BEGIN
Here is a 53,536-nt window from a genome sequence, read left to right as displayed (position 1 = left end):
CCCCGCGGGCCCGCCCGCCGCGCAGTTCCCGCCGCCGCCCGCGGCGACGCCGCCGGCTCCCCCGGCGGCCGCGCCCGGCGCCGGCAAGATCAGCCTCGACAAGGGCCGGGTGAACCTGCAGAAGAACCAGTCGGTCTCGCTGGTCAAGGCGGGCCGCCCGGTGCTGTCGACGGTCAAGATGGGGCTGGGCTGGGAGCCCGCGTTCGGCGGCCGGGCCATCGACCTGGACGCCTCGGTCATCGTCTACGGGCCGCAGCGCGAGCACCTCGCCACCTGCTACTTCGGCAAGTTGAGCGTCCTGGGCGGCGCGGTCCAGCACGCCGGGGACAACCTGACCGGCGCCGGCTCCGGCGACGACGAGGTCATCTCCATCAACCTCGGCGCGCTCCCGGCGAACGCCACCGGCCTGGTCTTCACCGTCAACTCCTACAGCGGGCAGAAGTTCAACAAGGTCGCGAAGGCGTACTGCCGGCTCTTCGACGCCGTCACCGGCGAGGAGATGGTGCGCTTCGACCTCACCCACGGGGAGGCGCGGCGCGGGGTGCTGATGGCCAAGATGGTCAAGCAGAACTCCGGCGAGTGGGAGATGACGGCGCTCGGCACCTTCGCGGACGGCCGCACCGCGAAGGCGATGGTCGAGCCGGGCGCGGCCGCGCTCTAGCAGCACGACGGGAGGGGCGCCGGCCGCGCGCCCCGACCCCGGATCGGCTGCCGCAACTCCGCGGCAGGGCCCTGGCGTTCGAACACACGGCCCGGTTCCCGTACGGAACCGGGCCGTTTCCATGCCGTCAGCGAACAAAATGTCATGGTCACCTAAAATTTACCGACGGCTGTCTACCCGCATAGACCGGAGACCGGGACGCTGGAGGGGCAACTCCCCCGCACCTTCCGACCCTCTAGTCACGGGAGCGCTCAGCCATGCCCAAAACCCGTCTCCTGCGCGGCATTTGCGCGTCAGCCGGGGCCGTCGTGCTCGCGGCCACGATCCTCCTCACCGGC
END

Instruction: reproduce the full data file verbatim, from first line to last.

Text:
Here is a 53,536-nt window from a genome sequence, read left to right as displayed (position 1 = left end):
CCCCGCGGGCCCGCCCGCCGCGCAGTTCCCGCCGCCGCCCGCGGCGACGCCGCCGGCTCCCCCGGCGGCCGCGCCCGGCGCCGGCAAGATCAGCCTCGACAAGGGCCGGGTGAACCTGCAGAAGAACCAGTCGGTCTCGCTGGTCAAGGCGGGCCGCCCGGTGCTGTCGACGGTCAAGATGGGGCTGGGCTGGGAGCCCGCGTTCGGCGGCCGGGCCATCGACCTGGACGCCTCGGTCATCGTCTACGGGCCGCAGCGCGAGCACCTCGCCACCTGCTACTTCGGCAAGTTGAGCGTCCTGGGCGGCGCGGTCCAGCACGCCGGGGACAACCTGACCGGCGCCGGCTCCGGCGACGACGAGGTCATCTCCATCAACCTCGGCGCGCTCCCGGCGAACGCCACCGGCCTGGTCTTCACCGTCAACTCCTACAGCGGGCAGAAGTTCAACAAGGTCGCGAAGGCGTACTGCCGGCTCTTCGACGCCGTCACCGGCGAGGAGATGGTGCGCTTCGACCTCACCCACGGGGAGGCGCGGCGCGGGGTGCTGATGGCCAAGATGGTCAAGCAGAACTCCGGCGAGTGGGAGATGACGGCGCTCGGCACCTTCGCGGACGGCCGCACCGCGAAGGCGATGGTCGAGCCGGGCGCGGCCGCGCTCTAGCAGCACGACGGGAGGGGCGCCGGCCGCGCGCCCCGACCCCGGATCGGCTGCCGCAACTCCGCGGCAGGGCCCTGGCGTTCGAACACACGGCCCGGTTCCCGTACGGAACCGGGCCGTTTCCATGCCGTCAGCGAACAAAATGTCATGGTCACCTAAAATTTACCGACGGCTGTCTACCCGCATAGACCGGAGACCGGGACGCTGGAGGGGCAACTCCCCCGCACCTTCCGACCCTCTAGTCACGGGAGCGCTCAGCCATGCCCAAAACCCGTCTCCTGCGCGGCATTTGCGCGTCAGCCGGGGCCGTCGTGCTCGCGGCCACGATCCTCCTCACCGGC